Appeal from the Orders dated October 27, 1983, in the Allegheny County Court of Common Pleas, Criminal Division, at No. CC 7902655.
Curtis Sawyer, in propria persona.
Robert L. Eberhardt, Deputy District Attorney, Pittsburgh, for Commonwealth, appellee.
Cavanaugh, Olszewski and Kelly, JJ. Cavanaugh, J., joins in this opinion. Olszewski, J., files a concurring opinion.
[ 355 Pa. Super. Page 117]
Defendant-appellant Curtis Sawyer appeals from Orders denying his petition filed under the Post Conviction Hearing
[ 355 Pa. Super. Page 118]
Act*fn1 (PCHA) and denying his motion for recusal. The court below denied the petition without appointment of counsel or a hearing. For the reasons stated below, we vacate the Order denying the PCHA petition and remand for appointment of counsel. The Order denying appellant's recusal motion is affirmed.
The procedural history of this case is difficult to follow but necessary for resolution of the issues. Following a bench trial before the Honorable Samuel Strauss the appellant was convicted of burglary,*fn2 receiving stolen property,*fn3 and criminal conspiracy.*fn4 Post-trial motions were denied, and the defendant appealed. Appellant was represented by newly-appointed counsel, who raised several issues relating to trial counsel's effectiveness. While appellant's appeal was pending before the Superior Court, he filed a pro se PCHA petition, alleging only after-discovered evidence. Two weeks later, he notified the lower court by letter that he wished to withdraw this petition. Subsequently, the Superior Court entered an Order remanding appellant's direct appeal for a hearing in the lower court on the ineffectiveness of counsel claim. Prior to the hearing, the Commonwealth filed a brief in the lower court, addressing both the ineffectiveness of counsel and the after-discovered evidence claims. At the evidentiary hearing, the sole issue addressed was the alleged ineffectiveness of trial counsel, which was the issue raised on direct appeal. Although the after-discovered evidence claim raised in the PCHA petition was not mentioned during the evidentiary hearing, the lower court referred to the proceedings, in open court, as a "post-conviction hearing."*fn5 Several months later, the lower court filed an Opinion and Order. The Opinion addressed only the ineffectiveness issues, but concluded with an Order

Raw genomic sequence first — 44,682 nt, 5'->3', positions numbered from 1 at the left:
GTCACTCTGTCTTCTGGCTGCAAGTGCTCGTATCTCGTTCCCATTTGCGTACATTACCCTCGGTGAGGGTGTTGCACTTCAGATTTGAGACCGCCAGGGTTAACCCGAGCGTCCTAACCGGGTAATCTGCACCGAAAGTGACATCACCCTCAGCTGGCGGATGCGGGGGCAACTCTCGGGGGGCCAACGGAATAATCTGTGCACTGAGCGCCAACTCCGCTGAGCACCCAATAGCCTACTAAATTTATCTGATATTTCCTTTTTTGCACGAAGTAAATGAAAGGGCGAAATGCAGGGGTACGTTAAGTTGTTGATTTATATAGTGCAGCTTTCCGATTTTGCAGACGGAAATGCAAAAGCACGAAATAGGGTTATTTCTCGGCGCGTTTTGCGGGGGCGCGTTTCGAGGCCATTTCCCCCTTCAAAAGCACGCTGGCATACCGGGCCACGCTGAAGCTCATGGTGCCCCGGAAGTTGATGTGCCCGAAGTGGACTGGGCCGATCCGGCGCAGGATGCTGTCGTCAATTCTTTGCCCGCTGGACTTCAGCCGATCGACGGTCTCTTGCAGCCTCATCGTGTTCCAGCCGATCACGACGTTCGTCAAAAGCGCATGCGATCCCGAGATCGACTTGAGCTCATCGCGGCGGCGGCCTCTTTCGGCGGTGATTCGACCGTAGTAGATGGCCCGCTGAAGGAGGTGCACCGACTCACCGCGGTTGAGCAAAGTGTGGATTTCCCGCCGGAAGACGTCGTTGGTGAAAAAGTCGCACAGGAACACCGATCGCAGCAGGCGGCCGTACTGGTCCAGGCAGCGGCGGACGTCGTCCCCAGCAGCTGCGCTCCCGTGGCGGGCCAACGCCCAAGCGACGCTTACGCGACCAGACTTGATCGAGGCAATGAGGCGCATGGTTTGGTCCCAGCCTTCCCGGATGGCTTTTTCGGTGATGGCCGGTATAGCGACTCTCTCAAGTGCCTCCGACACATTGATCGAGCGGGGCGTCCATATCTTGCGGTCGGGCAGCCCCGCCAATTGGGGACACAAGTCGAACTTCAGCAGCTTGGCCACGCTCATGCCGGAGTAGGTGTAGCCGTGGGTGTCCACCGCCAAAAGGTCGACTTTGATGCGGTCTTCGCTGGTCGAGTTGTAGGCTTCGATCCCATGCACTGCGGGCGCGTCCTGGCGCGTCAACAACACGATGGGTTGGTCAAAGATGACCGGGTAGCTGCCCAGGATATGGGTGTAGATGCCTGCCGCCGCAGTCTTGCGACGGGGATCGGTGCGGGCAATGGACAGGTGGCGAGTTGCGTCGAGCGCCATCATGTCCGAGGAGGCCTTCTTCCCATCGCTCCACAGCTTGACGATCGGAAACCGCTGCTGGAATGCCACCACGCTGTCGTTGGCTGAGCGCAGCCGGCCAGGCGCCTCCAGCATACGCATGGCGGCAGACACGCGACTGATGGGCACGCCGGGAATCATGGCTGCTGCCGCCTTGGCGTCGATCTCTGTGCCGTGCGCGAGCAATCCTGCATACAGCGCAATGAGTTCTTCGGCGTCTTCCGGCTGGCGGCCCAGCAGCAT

[ 355 Pa. Super. Page 119]
stating that appellant's PCHA petition was denied. The record was then transferred back to the Superior Court, which affirmed the order. Nearly two years later, appellant filed his current PCHA petition. The appellant, acting pro se, alleged several ineffectiveness issues which had not been raised in the previous appeal. In the petition, appellant claimed that he was indigent, and requested that counsel be appointed to represent him. The appellant also filed a pro se motion requesting that Judge Strauss recuse himself from the case. Both the PCHA petition and the recusal motion were denied, without appointment of counsel. In support of its denial, the lower court cited an earlier order, where it had referred to the evidentiary hearing as a hearing on appellant's PCHA petition.*fn6 The court further stated that, "[u]nder the Post Conviction Hearing Act, you have but one opportunity to file for relief . . . [T]herefore, his application is denied." (Order of 2/3/83). Appellant then filed the instant appeal.*fn7
The first issue which we must resolve is whether the court below properly denied appellant's PCHA petition, without appointment of counsel or an evidentiary hearing. The applicable ...